The thinker This beautiful feline is a leopard—a solitary predator found in several regions of the world, from Africa to Asia. A pro at camouflage, the leopard hunts exclusively at night and brings its prey up into the trees to eat in peace. Today, the leopard is a vulnerable species due, in part, to habitat loss, loss of wild prey, and hunting.


A beautiful furball!

© Jonatan Pie / Unsplash

The Arctic fox is an animal whose colour adapts to the surrounding environment. Its fur, white as snow in winter, takes on brown or grey hues when spring arrives. Despite being able to survive temperatures as low as -50 degrees C (-58 degrees F), it often struggles to find sufficient food in the winter. When prey is scarce, it follows the tracks of polar bears and feeds on the leftover scraps from their kills.

A beautiful furball! The Arctic fox is an animal whose colour adapts to the surrounding environment. Its fur, white as snow in winter, takes on brown or grey hues when spring arrives. Despite being able to survive temperatures as low as -50 degrees C (-58 degrees F), it often struggles to find sufficient food in the winter. When prey is scarce, it follows the tracks of polar bears and feeds on the leftover scraps from their kills.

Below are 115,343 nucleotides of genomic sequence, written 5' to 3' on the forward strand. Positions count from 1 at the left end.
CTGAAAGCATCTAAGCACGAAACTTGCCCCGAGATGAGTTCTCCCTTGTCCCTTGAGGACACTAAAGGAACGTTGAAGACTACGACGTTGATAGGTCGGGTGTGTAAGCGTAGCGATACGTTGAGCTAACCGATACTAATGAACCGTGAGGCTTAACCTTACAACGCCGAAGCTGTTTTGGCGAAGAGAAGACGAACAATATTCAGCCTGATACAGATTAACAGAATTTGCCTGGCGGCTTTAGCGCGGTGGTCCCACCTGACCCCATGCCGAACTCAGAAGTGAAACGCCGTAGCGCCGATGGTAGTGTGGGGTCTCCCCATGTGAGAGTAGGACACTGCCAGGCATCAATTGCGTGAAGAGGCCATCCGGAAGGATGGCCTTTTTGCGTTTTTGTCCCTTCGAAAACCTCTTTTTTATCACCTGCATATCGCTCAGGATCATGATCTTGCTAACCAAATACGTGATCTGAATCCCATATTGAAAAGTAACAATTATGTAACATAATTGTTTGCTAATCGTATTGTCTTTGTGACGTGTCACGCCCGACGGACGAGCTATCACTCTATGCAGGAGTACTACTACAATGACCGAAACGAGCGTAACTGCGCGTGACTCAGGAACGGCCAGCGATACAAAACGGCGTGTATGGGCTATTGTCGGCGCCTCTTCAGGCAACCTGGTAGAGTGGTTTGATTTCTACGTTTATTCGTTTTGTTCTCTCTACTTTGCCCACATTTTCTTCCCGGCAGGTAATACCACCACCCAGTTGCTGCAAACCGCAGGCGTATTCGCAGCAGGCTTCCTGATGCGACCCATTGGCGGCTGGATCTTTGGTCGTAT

A sight for sore eyes

© Shutterstock

It may seem like these two camels are admiring the sunset over the mountains of the Sinai Desert, but it’s more likely they’re just resting after a long day of trekking. A domesticated camel can cover 50 to 60 km (31 to 37 mi) in a day and run as fast as 65 km/h (40 mph) if needed. Capable of drinking a huge amount of water at once, it can survive on its reserves for more than eight days.

Since 2002, the wild camel has been in critical danger of extinction, with only 1,000 left in the world.


I see you following me…

© Shutterstock

This lynx isn’t joking around! The lynx is a predator that prefers hare, but can also feed on rodents and birds. Rather sedentary and solitary, it moves mostly to find food.


Old and wise

© Richard Jacobs / Unsplash



I’m not a pony!

© sutirta budiman / Unsplash

Who says zebras are docile? Curiously, the zebra has never been domesticated—it’s neither interested in humans, nor the comforts that a “master” could bring it.

This social equid lives in herds and feeds on herbs, reeds, leaves, and grass. Although it hasn’t been proven, scientists believe that its stripes trick the eyes of its predators, especially when a herd begins to run.

I’m not a pony! Who says zebras are docile? Curiously, the zebra has never been domesticated—it’s neither interested in humans, nor the comforts that a “master” could bring it.